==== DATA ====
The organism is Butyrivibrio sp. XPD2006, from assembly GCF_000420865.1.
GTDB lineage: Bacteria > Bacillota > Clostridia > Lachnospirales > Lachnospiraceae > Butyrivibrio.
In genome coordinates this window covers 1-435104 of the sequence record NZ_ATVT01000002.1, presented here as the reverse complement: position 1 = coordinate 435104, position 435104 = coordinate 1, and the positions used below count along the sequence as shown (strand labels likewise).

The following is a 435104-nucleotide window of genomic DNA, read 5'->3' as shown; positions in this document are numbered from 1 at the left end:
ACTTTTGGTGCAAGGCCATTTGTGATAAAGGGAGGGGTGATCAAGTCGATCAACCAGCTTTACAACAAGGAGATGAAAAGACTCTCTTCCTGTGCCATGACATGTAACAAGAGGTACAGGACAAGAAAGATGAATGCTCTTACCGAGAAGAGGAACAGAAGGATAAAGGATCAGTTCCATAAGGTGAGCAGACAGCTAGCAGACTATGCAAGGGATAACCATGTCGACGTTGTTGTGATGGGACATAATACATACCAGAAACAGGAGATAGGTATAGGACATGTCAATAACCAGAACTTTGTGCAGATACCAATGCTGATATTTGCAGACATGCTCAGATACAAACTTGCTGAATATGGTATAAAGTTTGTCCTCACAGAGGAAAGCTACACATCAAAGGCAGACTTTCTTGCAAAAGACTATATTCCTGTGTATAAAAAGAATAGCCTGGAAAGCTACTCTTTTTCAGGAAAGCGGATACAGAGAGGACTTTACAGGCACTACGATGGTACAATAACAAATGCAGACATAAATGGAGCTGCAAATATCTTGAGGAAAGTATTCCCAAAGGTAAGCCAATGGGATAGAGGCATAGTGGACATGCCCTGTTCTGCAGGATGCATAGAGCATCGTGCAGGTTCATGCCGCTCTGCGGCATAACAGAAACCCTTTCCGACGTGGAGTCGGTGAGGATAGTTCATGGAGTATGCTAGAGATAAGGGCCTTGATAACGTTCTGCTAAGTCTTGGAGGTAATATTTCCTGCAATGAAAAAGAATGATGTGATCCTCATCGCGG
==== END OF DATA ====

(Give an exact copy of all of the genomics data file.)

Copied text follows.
The organism is Butyrivibrio sp. XPD2006, from assembly GCF_000420865.1.
GTDB lineage: Bacteria > Bacillota > Clostridia > Lachnospirales > Lachnospiraceae > Butyrivibrio.
In genome coordinates this window covers 1-435104 of the sequence record NZ_ATVT01000002.1, presented here as the reverse complement: position 1 = coordinate 435104, position 435104 = coordinate 1, and the positions used below count along the sequence as shown (strand labels likewise).

The following is a 435104-nucleotide window of genomic DNA, read 5'->3' as shown; positions in this document are numbered from 1 at the left end:
ACTTTTGGTGCAAGGCCATTTGTGATAAAGGGAGGGGTGATCAAGTCGATCAACCAGCTTTACAACAAGGAGATGAAAAGACTCTCTTCCTGTGCCATGACATGTAACAAGAGGTACAGGACAAGAAAGATGAATGCTCTTACCGAGAAGAGGAACAGAAGGATAAAGGATCAGTTCCATAAGGTGAGCAGACAGCTAGCAGACTATGCAAGGGATAACCATGTCGACGTTGTTGTGATGGGACATAATACATACCAGAAACAGGAGATAGGTATAGGACATGTCAATAACCAGAACTTTGTGCAGATACCAATGCTGATATTTGCAGACATGCTCAGATACAAACTTGCTGAATATGGTATAAAGTTTGTCCTCACAGAGGAAAGCTACACATCAAAGGCAGACTTTCTTGCAAAAGACTATATTCCTGTGTATAAAAAGAATAGCCTGGAAAGCTACTCTTTTTCAGGAAAGCGGATACAGAGAGGACTTTACAGGCACTACGATGGTACAATAACAAATGCAGACATAAATGGAGCTGCAAATATCTTGAGGAAAGTATTCCCAAAGGTAAGCCAATGGGATAGAGGCATAGTGGACATGCCCTGTTCTGCAGGATGCATAGAGCATCGTGCAGGTTCATGCCGCTCTGCGGCATAACAGAAACCCTTTCCGACGTGGAGTCGGTGAGGATAGTTCATGGAGTATGCTAGAGATAAGGGCCTTGATAACGTTCTGCTAAGTCTTGGAGGTAATATTTCCTGCAATGAAAAAGAATGATGTGATCCTCATCGCGG